Sunday, July 22, 2012

Emerging Markets and Grain Prices

Nominal grain prices are making new USD highs lately as the drought and heat wave reduce yield estimates. High food prices are believed by some to have been a contributor to the 2011 "Arab Spring" uprisings.
Source: "From QE2 to Arab Spring - a Lesson for the ECB."
Sober Look, Nov 20, 2011
Although the prices we are seeing are not new highs in inflation-adjusted USD, prior price peaks happened in the context of strong EM currencies (weak USD) and robust or improving global growth.

With global growth looking like it is decelerating and EM currencies weak, current prices are signaling new peaks in terms of EM currencies, leading to renewed risk of social unrest as well as putting pressure on government subsidies and poor urban residents who spend a larger portion of their wages on foodstuffs.

Corn, Wheat, Rice, Soy Bean equal;-weighted composite
adjusted for change in EM Currency Index value
While the effect of high food prices will be at least partially offset by resilient oil prices for oil exporting nations, who are ore likely to be food importers, small island nations and Sub-Saharan Africa are particularly at risk.

Wednesday, July 11, 2012

Corporate Profit Margins: Nothing to see here?

One of the arguments against equities that has been tirelessly repeated by managers like Hussman and Grantham has been that profit margins were too high and were due for mean reversion. Profit margins are indeed high, at approximately +2.8 standard deviations, or 10.6%, as a result of low interest rates (low cost of capital), depressed labor costs stemming from high unemployment and a near record low effective corporate tax rate (~18.6%).

Standardized Corporate Profits After Tax divided by GDP

The main argument for profit margin mean-reversion is that high margins invite new competition while low margins discourage new entrants. Profit margins are also important to investors because steep reductions in profit margins tend to be coincident with steep drops in corporate profits.

Standardized Corporate Profits After Tax divided by GDP and Corporate Taxes as a % of Prior Peak
While the prior charts may be alarming to equity investors seeing record-high (+2.8 stdev on latest quarter, or approx 10.6%) profit margins, we should ask ourselves, what will cause this mean reversion? The economy seems to be creating about 2 million jobs a year right now, not exactly enough to put heavy pressure on labor markets. Fixed Investment continues to be pathetic (more here). The 10y yield has dropped 50 basis points since the beginning of the year and 1.5% from last year's median. What is left? Are underlying gross margins really that high? If so, why aren't new entrants taking advantage of cheap labor, low rates, and plentiful capital to undercut the competition and get a piece of those juicy, juicy margins?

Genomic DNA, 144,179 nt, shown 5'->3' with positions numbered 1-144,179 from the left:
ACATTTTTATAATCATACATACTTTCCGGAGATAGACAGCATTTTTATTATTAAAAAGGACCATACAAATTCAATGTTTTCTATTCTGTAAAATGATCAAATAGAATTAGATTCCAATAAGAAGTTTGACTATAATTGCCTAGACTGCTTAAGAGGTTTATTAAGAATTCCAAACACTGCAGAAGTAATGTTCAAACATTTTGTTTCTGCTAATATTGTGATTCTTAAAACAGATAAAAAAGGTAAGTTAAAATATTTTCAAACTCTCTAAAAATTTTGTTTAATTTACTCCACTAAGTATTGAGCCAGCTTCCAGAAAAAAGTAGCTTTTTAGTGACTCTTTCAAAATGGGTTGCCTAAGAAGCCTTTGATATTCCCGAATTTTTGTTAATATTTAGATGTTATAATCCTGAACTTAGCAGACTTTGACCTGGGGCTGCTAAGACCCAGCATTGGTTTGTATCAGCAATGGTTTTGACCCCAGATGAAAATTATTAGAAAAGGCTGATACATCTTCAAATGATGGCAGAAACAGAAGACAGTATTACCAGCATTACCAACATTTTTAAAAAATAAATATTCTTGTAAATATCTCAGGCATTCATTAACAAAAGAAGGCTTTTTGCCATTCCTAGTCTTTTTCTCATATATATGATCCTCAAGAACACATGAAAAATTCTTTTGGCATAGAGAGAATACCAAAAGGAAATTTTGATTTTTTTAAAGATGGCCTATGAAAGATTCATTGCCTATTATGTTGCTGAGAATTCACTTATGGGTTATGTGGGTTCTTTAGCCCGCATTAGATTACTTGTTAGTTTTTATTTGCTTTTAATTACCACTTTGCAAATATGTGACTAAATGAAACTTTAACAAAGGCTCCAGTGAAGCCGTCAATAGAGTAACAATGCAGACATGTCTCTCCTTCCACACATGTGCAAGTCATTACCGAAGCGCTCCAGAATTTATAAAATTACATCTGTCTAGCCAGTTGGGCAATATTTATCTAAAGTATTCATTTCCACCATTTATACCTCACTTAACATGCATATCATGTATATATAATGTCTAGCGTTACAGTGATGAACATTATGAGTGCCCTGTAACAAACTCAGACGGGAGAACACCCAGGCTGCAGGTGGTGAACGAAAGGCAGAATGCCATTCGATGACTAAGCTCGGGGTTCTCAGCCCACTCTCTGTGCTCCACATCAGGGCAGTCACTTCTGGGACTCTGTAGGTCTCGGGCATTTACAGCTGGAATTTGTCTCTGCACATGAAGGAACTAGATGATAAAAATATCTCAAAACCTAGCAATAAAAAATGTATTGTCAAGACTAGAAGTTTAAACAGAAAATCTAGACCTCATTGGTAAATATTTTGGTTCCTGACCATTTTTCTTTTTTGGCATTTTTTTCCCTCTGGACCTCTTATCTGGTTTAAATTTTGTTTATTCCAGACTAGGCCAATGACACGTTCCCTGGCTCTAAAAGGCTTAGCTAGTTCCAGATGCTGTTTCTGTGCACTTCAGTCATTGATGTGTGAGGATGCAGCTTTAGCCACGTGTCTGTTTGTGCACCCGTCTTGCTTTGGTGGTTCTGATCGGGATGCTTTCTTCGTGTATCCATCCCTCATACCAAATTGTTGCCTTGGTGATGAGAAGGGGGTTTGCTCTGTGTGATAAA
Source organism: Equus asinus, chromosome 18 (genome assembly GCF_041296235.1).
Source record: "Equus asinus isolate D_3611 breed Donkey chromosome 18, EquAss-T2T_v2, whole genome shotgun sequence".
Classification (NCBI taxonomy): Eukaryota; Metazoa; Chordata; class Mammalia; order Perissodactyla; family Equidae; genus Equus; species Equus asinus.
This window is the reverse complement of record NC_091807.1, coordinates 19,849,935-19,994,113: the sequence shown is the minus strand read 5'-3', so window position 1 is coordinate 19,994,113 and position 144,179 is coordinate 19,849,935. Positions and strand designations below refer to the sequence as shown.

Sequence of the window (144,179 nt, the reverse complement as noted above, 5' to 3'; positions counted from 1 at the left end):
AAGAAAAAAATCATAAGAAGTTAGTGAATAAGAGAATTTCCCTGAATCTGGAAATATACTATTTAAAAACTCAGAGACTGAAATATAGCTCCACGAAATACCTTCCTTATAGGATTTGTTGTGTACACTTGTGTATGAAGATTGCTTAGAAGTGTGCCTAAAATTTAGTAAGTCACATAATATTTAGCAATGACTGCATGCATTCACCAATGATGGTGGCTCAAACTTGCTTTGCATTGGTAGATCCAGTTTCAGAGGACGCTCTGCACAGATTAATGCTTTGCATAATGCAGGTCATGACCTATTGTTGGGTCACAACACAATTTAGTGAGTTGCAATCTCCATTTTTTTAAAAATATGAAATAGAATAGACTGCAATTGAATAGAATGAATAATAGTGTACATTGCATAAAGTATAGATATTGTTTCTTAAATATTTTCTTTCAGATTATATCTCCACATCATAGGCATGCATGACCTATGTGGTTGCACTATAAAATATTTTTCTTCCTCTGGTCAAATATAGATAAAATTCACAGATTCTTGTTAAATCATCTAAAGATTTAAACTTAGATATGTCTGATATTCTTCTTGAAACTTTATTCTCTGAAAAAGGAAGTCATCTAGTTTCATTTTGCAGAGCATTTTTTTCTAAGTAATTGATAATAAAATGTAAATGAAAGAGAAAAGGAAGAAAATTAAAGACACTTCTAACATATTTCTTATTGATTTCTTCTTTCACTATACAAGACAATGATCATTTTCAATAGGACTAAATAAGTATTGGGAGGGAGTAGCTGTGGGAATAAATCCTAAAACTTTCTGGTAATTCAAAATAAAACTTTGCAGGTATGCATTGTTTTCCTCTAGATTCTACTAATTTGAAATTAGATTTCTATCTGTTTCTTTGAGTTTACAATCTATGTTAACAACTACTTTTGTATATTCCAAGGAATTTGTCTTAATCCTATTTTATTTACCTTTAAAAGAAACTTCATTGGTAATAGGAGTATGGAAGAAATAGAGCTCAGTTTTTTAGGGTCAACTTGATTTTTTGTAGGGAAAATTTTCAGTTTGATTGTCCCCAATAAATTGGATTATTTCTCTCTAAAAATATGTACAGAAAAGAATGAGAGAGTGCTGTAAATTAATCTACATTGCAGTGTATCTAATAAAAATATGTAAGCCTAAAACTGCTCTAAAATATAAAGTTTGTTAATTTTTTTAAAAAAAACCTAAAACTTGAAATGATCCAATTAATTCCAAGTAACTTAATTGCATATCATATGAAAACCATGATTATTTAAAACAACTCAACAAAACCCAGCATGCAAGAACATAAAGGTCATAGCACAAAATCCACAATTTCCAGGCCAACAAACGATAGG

Could it actually be the that maybe underlying margins on goods and services are not THAT high? Below you'll see a now similar chart which includes pre-tax corporate profits. As you can see, while pre-tax margins are elevated, they are much less alarming at +1.33 standard deviations and the rest is the effect of a near record low tax rate of 18.6%.

(Note: above charts are quarterly and the one below is yearly since tax receipts are only available on a yearly basis.)

Standardized Corporate Profits as % of GDP Before and After Tax

In conclusion, it appears that the only danger to corporate profits in the short term is a large, sudden increase in the effective tax rate or a sudden drop in final demand leading to a drop in sales and profits.

With interest rates still falling and a multi-year liability repricing cycle, there is little immediate danger from a bottom in rates. Additionally, a fixed investment and/or employment boom which drove the cost of labor upwards would mean increases in final demand and GDP, leading to shrinking margins coupled with growing top-lines, not exactly a disaster.

Unless you see a recession in our very near future, it seems there's simply nothing to see here.

Sunday, July 8, 2012

CEF premium snapshot for week beginning July 9, 2012

One for the treble, two for the bass. Welcome to the great incredible paper chase, keep your boots laced if you want to keep pace
Premiums across the board increased. Covered calls remain the least ugly duckling, Bond funds getting kraykray. CEF investors holding funds trading at a premium to NAV would probably be well served by considering switching to ETFs or open-ended MFs.

National Municipal
NY Municipal
CA Municipal

HY Corp

Senior Loan
Covered Call

Monday, July 2, 2012

CEF premium snapshot for week beginning July 2, 2012

Came back from two weeks away to find The Great Incredible Paper Chase as alive as ever, with HY premiums 1.18 stdevs above mean and weighted-average premiums at 17% for the sector. National, CA and NY muni funds all back near 1stdev richness and senior loans flirting with 9m highs as the premium range compresses to the upside. The loan stand-out are covered call funds, which are .83 stdevs cheap to mean with the bulk of the funds (> 50%) trading with discounts higher than 10% and over 60% of fund discounts 0.5 stdevs higher (cheaper) than their historical mean. There appears to be relative value in this sector for the total-return focused investor that doesn't mind missing out on some upside if a long, rapid and sustained rally in equity occurs.

National Municipal
NY Municipal
CA Municipal
High Yield Corp
Senior Loan
Covered Call